Volumes of Similar Cones and Cylinders are in Triplicate Ratio of Diameters of Bases

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Theorem

In the words of Euclid:

Similar cones and cylinders are to one another in the triplicate ratio of the diameters in their bases.

(The Elements: Book $\text{XII}$: Proposition $12$)


Proof

Euclid-XII-12.png

Let there be cones and cylinders which are similar.

Let the circles $c \left({ABCD}\right)$ and $c \left({EFGH}\right)$ be their bases.

Let $BD$ and $FH$ be the diameters of the bases $c \left({ABCD}\right)$ and $c \left({EFGH}\right)$.

Let $KL$ and $MN$ be the axes of the cones and cylinders.

Let $L$ and $N$ be the apices of the cones.

It is to be demonstrated that:

$c \left({ABCDL}\right) : c \left({EFGHN}\right) = BD^3 : FH^3$

where $c \left({ABCDL}\right)$ and $c \left({EFGHN}\right)$ are the cones on $c \left({ABCD}\right)$ and $c \left({EFGH}\right)$ respectively.


Suppose it is not the case that:

$c \left({ABCDL}\right) : c \left({EFGHN}\right) = BD^3 : FH^3$

Then:

$c \left({ABCDL}\right) : O = BD^3 : FH^3$

where $O$ is either greater than $c \left({EFGHN}\right)$ or less than $c \left({EFGHN}\right)$.


First suppose that $O < c \left({EFGHN}\right)$.

Let the square $\Box EFGH$ be inscribed in $c \left({EFGH}\right)$.

From Square Inscribed in Circle is greater than Half Area of Circle:

$\Box EFGH$ is greater than half $c \left({EFGH}\right)$.

Let a pyramid be set up on the base $\Box EFGH$ of equal height as the cone.

From:

Proposition $6$ of Book $\text{XII} $: Sizes of Pyramids of Same Height with Polygonal Bases are as Bases

and:

Square Inscribed in Circle is greater than Half Area of Circle

it follows that:

the pyramid so set up is greater than half the cone.

Let the arcs $EF, FG, GH, HE$ be bisected at $P, Q, R, S$.

Let $EP, PF, FQ, QG, GR, RH, HS, SE$ be joined.

Using the reasoning of Proposition $2$ of Book $\text{XII} $: Areas of Circles are as Squares on Diameters:

each of $\triangle EPF, \triangle FQG, \triangle GRH, \triangle HSE$ is greater than half the segment of the circle $EFGH$ around it.

On each of $\triangle EPF, \triangle FQG, \triangle GRH, \triangle HSE$, let pyramids be set up with the same apex as the cone.

Again from the reasoning in Proposition $2$ of Book $\text{XII} $: Areas of Circles are as Squares on Diameters:

each of these pyramids is greater than half the segment of the cone around it.

The operation:

bisecting the arcs remaining, joining the points of bisection with straight lines and setting up pyramids on the resulting triangles with the same apex as the cone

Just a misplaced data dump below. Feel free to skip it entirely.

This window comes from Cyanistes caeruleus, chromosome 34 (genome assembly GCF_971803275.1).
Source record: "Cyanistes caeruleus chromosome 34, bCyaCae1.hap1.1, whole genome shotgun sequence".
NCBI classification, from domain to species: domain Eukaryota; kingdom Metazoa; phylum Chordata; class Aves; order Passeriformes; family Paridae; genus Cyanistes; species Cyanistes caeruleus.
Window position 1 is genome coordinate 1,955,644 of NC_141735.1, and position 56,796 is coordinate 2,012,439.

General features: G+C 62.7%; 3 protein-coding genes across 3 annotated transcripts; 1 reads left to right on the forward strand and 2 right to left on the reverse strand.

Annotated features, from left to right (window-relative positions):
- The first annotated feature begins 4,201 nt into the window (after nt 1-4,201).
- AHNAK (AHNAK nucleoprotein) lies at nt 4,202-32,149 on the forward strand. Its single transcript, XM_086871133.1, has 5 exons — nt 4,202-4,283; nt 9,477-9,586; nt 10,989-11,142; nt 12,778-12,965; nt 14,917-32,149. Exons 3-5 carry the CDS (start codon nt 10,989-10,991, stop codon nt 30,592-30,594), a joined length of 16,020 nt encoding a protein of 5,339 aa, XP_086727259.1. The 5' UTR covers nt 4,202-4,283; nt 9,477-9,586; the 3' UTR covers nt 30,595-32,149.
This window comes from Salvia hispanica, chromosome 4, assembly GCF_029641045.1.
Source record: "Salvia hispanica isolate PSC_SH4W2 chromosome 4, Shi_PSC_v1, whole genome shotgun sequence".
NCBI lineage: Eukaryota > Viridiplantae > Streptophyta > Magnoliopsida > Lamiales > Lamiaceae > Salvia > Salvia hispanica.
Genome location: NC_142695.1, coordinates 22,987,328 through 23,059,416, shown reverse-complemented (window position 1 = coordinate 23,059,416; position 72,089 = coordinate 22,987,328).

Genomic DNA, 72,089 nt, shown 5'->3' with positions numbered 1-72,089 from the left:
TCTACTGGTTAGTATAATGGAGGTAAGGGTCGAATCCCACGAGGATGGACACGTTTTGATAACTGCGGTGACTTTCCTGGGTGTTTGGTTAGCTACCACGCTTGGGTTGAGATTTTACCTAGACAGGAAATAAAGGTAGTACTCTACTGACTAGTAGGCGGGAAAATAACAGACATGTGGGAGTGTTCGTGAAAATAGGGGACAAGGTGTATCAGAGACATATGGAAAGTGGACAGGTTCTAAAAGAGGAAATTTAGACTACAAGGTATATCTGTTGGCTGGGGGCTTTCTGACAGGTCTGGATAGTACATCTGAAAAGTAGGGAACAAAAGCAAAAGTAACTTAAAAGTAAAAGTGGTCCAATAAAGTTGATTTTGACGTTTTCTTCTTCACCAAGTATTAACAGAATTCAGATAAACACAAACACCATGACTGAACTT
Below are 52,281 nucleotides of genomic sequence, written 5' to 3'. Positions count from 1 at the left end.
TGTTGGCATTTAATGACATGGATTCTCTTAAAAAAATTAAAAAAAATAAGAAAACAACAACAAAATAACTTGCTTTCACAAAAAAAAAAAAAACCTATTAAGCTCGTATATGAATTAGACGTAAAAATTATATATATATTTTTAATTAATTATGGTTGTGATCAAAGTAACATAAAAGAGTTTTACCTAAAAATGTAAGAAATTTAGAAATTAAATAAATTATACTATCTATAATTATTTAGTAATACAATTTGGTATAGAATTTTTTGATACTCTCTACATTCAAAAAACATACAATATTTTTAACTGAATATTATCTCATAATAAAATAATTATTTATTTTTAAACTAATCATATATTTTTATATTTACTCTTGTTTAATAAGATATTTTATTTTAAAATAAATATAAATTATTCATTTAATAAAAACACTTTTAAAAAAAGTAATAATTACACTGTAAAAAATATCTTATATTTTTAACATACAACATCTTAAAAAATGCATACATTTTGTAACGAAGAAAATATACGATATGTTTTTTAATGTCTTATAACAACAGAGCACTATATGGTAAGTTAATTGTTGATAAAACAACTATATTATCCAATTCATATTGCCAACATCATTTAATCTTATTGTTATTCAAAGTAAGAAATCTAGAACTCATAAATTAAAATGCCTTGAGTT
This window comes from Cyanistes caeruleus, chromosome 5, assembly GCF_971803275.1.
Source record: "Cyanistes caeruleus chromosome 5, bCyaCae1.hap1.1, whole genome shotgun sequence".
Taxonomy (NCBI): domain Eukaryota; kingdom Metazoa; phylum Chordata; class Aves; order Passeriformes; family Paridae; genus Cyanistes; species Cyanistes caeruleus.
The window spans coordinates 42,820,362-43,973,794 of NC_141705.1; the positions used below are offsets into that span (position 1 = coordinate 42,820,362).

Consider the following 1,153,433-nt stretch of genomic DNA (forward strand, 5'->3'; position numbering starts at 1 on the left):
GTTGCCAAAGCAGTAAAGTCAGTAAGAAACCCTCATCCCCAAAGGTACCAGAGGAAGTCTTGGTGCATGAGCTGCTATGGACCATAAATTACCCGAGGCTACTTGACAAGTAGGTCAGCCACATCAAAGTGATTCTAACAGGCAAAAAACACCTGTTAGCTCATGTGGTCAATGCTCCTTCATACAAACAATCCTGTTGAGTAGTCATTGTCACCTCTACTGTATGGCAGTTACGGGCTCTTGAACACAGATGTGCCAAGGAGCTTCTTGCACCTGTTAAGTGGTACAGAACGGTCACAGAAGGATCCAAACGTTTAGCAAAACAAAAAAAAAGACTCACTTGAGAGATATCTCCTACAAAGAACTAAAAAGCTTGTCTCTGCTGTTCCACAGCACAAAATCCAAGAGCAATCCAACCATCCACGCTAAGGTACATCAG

can be repeated indefinitely.

From Proposition $1$ of Book $\text{X} $: Existence of Fraction of Number Smaller than Given:

eventually we will leave some segments of the cone which will be less than the amount by which $c \left({EFGHN}\right)$ is greater than $O$.

Let such segments be left, and let them be $EP, PF, FQ, QG, GR, RH, HS, SE$.

Therefore the remainder, the pyramid $EPFQGRHSN$ whose base is the polygon $EPFQGRHS$ and whose apex is $N$, is greater than $O$.


Let the polygon $ATBUCVDW$ similar to $EPFQGRHS$ be inscribed in $c \left({ABCD}\right)$.

Let a pyramid $ATBUCVDWL$ be set up on the base $ATBUCVDW$ with the same apex as the cone $c \left({ABCDL}\right)$.

Let $\triangle LBT$ be one of the triangular faces of $ATBUCVDWL$.

Let $\triangle NFP$ be one of the triangular faces of $EPFQGRHSN$.

Let $KT$ and $MP$ be joined.

We have that $c \left({ABCDL}\right)$ is similar to $c \left({EFGHN}\right)$.

Therefore from Book $\text{XI}$ Definition $24$: Similar Cones and Cylinders:

$BD : FH = KL : MN$

But:

$BD : FH = BK : FM$

Therefore:

$BK : FM = KL : MN$

So from Proposition $16$ of Book $\text{V} $: Proportional Magnitudes are Proportional Alternately:

$BK : KL = FM : MN$

Then from Proposition $6$ of Book $\text{VI} $: Triangles with One Equal Angle and Two Sides Proportional are Similar:

$\triangle BKL$ is similar to $\triangle FMN$.


Again, we have:

$BK : KT = FM : MP$

and again from Proposition $6$ of Book $\text{VI} $: Triangles with One Equal Angle and Two Sides Proportional are Similar:

$\triangle BKT$ is similar to $\triangle FMP$.

We have that:

$BK : FM = KL : MN$

while:

$BK = KT$

and

$FM : PM$

We have that: